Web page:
First published by Constance Houck, May 2012.
Salir do Porto
Living in the tiny Portuguese village of Salir do Porto for two-plus years has taught me important things that I forgot while living in the U.S.
A visiting friend described it as, “living in a postcard”. Multicolored cliffs rise from the water of the only natural bay on the Iberian Peninsular. Ruins line the beach, the best pool art I have ever swam with.
The Spring of Santa Ana flows from a pipe, the residents swear by it’s healing properties. Being so near Fatima, I can only guess some of the Senora's water is diverted to our little village just for us.
Each morning the bread truck winds around the village, honking us out to buy our fresh bolinas and febras for an euro. Three times a week, Helder brings fish to Salir fresh off that morning's catch and always undercharges us for our salmon or sardinhas. We have a market, small but well supplied for most anything else we need. Four cafes, a bakery, a hairdresser, two restaurants and there you have the business community of the tiny village.
We have learned to grow our veggies, although the nearby “big city” Caldas da Rainha has the most wonderful fruit and vegetable market every day except New Years Day. Once every couple of weeks we take our cloth shopping bags and hop the bus to do our large shopping. We shop the fruit and veggie market, Lidl (a great discount food market) and Pingo Doce, our favorite supermercardo. Loaded up like burros we head home five hours later on the afternoon bus and back into village life.
Time moves slower here, with only three buses a day to the nearest medium sized cities that has proper shops and a mall (no buses on weekends) leaves plenty of time to see the sun to take it’s colorful daily plunge into the Atlantic Ocean. I learn from the church bells if there has been a death among us, the bells ring nine times after the noon bells chime. Soon, from my terraco, I will see a gathering of mourners in black at the walled cemetery with it’s elaborate crypts. The bells ring often as the elders fade away, not many of the Portuguese youth want to live a quiet village life.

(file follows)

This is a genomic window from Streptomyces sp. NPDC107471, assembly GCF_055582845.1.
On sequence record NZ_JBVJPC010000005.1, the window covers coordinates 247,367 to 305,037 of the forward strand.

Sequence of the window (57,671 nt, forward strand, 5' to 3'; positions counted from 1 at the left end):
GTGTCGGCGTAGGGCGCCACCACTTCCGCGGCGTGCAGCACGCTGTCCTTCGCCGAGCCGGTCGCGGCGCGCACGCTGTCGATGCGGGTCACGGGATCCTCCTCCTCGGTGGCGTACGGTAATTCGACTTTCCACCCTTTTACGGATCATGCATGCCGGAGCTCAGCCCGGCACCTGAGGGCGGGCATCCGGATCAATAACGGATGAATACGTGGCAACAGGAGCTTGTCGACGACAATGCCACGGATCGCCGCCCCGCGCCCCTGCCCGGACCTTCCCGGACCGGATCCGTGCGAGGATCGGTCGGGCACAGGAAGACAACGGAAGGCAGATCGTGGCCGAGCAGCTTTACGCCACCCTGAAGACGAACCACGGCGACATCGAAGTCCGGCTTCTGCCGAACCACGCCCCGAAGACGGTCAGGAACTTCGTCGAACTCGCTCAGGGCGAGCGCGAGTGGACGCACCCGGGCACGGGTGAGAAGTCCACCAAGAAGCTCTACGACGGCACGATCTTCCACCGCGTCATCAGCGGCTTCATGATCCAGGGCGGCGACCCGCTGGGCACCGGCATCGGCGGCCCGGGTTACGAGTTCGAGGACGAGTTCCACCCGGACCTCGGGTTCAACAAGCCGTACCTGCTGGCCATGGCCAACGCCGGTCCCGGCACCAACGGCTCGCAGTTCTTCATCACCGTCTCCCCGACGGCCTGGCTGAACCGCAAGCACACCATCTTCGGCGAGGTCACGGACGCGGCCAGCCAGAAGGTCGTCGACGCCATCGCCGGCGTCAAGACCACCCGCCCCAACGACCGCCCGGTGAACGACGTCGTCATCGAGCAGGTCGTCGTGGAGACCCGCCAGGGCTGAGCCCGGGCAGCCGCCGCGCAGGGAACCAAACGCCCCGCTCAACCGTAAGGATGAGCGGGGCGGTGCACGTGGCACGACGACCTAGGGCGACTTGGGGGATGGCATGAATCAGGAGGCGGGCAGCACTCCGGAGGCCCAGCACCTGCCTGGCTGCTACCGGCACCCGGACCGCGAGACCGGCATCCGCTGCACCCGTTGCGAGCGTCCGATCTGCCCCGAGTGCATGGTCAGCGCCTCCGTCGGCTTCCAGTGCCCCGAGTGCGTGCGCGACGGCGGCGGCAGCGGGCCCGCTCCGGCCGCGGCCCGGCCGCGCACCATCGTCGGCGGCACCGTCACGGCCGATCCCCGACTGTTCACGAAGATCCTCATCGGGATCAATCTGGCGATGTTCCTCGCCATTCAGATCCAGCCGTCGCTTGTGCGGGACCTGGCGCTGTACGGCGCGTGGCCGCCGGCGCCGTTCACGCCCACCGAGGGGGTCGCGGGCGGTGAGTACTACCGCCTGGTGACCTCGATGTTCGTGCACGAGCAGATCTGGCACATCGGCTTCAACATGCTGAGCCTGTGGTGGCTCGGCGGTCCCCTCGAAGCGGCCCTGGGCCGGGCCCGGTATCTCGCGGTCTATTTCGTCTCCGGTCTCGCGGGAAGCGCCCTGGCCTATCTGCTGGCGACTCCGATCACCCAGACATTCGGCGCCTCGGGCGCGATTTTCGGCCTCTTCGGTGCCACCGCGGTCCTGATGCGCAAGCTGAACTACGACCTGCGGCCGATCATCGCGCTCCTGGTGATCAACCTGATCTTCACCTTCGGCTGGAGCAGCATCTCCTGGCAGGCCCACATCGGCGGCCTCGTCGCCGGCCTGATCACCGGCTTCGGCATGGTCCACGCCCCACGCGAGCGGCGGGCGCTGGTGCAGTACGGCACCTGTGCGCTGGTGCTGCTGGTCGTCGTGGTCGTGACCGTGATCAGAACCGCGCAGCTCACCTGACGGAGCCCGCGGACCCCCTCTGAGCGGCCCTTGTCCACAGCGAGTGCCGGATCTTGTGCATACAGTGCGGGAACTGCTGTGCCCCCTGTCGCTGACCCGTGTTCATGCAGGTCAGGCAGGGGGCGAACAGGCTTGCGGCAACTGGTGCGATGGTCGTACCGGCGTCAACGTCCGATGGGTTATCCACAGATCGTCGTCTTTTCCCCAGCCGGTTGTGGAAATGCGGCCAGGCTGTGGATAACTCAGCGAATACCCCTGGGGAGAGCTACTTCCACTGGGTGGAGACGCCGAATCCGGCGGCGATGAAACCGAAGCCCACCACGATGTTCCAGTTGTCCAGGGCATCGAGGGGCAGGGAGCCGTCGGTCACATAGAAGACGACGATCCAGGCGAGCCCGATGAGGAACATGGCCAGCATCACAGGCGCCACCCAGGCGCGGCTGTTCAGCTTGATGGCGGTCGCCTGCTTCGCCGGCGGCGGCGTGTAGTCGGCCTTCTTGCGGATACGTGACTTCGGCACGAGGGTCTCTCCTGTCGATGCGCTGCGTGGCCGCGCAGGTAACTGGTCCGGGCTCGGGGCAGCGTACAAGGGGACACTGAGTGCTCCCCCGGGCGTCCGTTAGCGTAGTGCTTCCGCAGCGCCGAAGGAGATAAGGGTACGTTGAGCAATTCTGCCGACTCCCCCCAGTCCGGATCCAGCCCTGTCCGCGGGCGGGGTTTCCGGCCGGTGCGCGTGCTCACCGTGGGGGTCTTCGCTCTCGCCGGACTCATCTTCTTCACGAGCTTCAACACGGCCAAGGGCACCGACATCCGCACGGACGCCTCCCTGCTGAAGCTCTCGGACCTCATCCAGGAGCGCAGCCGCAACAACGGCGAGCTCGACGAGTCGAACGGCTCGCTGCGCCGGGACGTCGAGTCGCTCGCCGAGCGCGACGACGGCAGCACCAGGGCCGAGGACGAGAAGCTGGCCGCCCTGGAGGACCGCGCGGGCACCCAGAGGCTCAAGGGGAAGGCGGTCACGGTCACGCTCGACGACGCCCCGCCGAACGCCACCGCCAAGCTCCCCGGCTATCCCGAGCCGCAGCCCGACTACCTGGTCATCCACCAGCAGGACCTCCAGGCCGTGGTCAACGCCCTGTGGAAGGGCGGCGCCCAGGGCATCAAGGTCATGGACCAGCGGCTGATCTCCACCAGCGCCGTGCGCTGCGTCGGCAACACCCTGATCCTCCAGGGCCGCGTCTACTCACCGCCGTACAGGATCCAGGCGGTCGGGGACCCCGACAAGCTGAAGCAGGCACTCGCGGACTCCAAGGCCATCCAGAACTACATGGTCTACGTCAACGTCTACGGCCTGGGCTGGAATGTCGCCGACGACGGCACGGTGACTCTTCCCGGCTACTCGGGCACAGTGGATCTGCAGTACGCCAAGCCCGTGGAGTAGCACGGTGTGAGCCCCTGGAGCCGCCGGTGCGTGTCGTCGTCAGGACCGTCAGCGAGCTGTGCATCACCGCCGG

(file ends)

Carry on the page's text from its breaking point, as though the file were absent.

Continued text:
St. Antonio’s parade (there was a festa!)
As the sons and daughters leave the village for work in Lisbon, England, the U.S. and beyond, more and more of the family homes stand empty, waiting for their families return back for a month in the summer. Or, for the inevitable installation of the Vende, or For Sale sign.
My consumer crazy life in Florida with TIVO, DVDs, Big Screen TVs, Swimming Pools, Hot Tubs and a very big car was nice. Always bombarded by advertising telling me I need more was annoying. Since I sold or gave away nearly everything I own and now live on the other edge of the Atlantic. I can watch my broccoli grow from a tiny seed to a beautiful little green tree on the end of my fork. I appreciate the world more. The sky is clearer and the stars can be counted, most nights one flies across the sky for me to wish on.
Leaving your home country is daunting, your friends will tell you it is crazy. But after almost three years in tiny Salir do Porto I have learned you can’t put a price on a peaceful life.